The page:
“Look over there,” the tourist blurted as she zealously scurried over to a pile of stacked sake barrels outside of Tokyo’s famous Meiji shrine. Her companion waited as the woman aimed her camera and quickly mashed a few photographs. Then and there, she looked at the photographs she had just taken. A few minutes later I noticed the same woman inside the temple walking aimlessly with her camera to her face. Click. Click. Click.
I felt the same way the first time I strolled through the temple complex. In fact, I acted similarly the first time I saw the glitz of Ginza, the ten foot snow drifts in Hokkaido and the full bloom of the sakura. I understood her compulsion to photograph everything. The sights of Japan are seductive, luring even the most disciplined photographer away from a needed balance between actual experience and the futile attempts to capture experience.
We become snap happy in hopes of documenting every aspect of our time in Japan.
As a society, we have an addiction to visuals. Most of us diligently document our own story, constantly taking selfies and snapping shots of beautiful food as if we were going to assemble a cookbook of others’ recipes. I would wager that most of us take several photos a day. But when we are in an environment that is out of the ordinary, our zest to press a shutter explodes: the food, the neon, the temples, the blossoms, the flowers, the fish. We become snap happy in hopes of documenting every aspect of our time in Japan.
We can all agree that the photographic possibilities in Japan are endless. Whether you are in Tokyo, Kyoto or Sapporo the island nation begs to be photographed. Yet, to actually experience Japan, we must find balance and resist our compulsion to photograph everything. We have to remember that our minds are the best camera on the market.
When I realize that I am becoming absorbed into my viewfinder, I reflect on three simple truths.
Limited Timeframe – I won’t be in Japan forever. Whether five days or five years, my time to experience Japan is finite and I would much rather create a memory instead of a photograph.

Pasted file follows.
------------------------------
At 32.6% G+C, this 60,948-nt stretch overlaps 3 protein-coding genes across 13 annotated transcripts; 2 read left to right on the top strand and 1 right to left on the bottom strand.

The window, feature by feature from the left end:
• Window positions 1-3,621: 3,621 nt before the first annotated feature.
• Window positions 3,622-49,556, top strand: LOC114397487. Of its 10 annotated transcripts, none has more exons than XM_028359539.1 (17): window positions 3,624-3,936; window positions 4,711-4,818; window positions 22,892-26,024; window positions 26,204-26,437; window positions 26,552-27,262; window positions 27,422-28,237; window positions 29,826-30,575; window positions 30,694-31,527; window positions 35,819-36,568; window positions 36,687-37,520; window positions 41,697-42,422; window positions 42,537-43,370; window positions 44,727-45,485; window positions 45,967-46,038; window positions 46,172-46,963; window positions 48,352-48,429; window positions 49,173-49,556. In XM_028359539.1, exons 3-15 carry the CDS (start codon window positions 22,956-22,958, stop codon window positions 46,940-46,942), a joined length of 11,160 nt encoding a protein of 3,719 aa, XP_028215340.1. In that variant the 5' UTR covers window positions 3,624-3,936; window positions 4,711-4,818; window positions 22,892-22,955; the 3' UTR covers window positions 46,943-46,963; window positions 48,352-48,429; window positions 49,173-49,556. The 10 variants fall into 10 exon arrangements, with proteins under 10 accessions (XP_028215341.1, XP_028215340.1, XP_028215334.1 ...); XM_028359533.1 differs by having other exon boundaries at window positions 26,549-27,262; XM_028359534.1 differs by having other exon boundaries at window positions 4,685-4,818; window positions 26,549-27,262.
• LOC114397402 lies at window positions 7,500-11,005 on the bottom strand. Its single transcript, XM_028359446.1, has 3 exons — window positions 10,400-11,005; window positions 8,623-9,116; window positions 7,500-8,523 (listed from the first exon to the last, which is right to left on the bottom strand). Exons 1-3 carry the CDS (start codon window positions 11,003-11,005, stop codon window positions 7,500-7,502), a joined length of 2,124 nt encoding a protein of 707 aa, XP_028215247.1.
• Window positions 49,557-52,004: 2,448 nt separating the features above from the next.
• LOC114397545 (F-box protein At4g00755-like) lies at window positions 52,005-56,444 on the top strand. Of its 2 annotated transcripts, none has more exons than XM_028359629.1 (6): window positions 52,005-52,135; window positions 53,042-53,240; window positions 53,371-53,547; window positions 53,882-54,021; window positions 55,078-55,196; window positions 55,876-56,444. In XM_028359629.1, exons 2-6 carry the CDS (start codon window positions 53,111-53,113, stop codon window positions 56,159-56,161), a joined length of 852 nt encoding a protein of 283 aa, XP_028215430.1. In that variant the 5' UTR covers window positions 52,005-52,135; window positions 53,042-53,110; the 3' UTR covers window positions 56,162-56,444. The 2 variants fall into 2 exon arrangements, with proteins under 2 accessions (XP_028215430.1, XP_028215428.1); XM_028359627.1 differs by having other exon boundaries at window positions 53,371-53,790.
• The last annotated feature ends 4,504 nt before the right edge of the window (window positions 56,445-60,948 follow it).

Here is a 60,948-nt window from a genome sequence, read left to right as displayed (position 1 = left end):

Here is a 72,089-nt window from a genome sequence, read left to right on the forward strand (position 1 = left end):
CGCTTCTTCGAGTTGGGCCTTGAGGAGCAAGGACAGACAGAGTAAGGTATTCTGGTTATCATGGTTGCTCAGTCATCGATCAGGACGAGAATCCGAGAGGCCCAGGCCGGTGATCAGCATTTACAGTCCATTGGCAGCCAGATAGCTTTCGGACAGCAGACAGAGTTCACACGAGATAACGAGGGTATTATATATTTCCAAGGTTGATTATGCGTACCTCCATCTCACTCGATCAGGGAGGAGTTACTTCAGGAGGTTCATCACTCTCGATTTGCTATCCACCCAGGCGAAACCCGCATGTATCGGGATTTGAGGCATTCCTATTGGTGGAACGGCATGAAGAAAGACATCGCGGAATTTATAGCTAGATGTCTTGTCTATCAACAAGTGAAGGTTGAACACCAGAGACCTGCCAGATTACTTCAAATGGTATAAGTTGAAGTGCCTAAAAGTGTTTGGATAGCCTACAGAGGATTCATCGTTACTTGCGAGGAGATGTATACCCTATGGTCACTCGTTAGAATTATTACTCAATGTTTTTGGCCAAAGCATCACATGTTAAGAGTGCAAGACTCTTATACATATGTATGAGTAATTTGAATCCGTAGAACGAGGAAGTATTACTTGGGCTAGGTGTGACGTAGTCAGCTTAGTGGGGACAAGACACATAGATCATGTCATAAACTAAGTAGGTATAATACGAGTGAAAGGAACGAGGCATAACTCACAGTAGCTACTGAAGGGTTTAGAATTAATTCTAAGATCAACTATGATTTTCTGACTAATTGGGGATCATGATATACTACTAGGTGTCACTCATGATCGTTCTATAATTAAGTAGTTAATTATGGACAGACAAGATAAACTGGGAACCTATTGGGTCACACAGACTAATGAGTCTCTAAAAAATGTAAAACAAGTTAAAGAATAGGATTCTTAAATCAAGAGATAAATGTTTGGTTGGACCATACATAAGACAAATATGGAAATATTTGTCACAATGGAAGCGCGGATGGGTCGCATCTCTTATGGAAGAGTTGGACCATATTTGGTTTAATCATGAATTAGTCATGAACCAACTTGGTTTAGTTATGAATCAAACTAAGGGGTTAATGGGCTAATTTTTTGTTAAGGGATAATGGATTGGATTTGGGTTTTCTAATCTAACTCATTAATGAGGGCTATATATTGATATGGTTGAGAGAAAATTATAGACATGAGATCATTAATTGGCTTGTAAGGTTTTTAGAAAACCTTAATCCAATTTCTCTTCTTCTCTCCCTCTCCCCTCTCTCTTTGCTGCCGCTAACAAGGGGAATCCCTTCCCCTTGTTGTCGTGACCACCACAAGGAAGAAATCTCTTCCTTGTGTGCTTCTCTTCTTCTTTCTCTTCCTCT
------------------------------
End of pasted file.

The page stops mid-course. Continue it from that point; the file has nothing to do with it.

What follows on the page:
Reality – There is a large difference between reality and the visuals we produce and share on Instagram. With so many post-processing tools available, we can easily distort a pure experience with filters.
The Moment – Some of my fondest memories happened in a flash. I acknowledge that when I have my camera glued to my face, I miss many moments that could have been treasured memories. Again, the mind is wonderful camera that needs to be used much more frequently.
Admit it. Most of the photos we take are garbage. This is true even for professional photographers. So, why not forgo some of those shots with your camera and try making mental images.
Before you take a photo, ask yourself, “Why?” Is it so that you can read the Facebook comment, “Yum! Sushi, so jealous.” Is it because you actually need a photograph to help you remember how many weird choices there were in the Japanese vending machines? Asking yourself this one word question will force you to be in the moment and not stuck behind a screen.
Your assignment simple: start taking some mental photographs. Compose your scene with your eyes instead of your camera. Think deeply about why you are enamoured with the scene. Click the mental shutter.
Remember that photographs should trigger memories of your time in Japan. The photos, themselves, are not the memory. For this to be your reality, find that needed balance.
If you do plan on spending time looking through the viewfinder, stay tuned for more practical advice that you can immediately use in Japan or on your next adventure.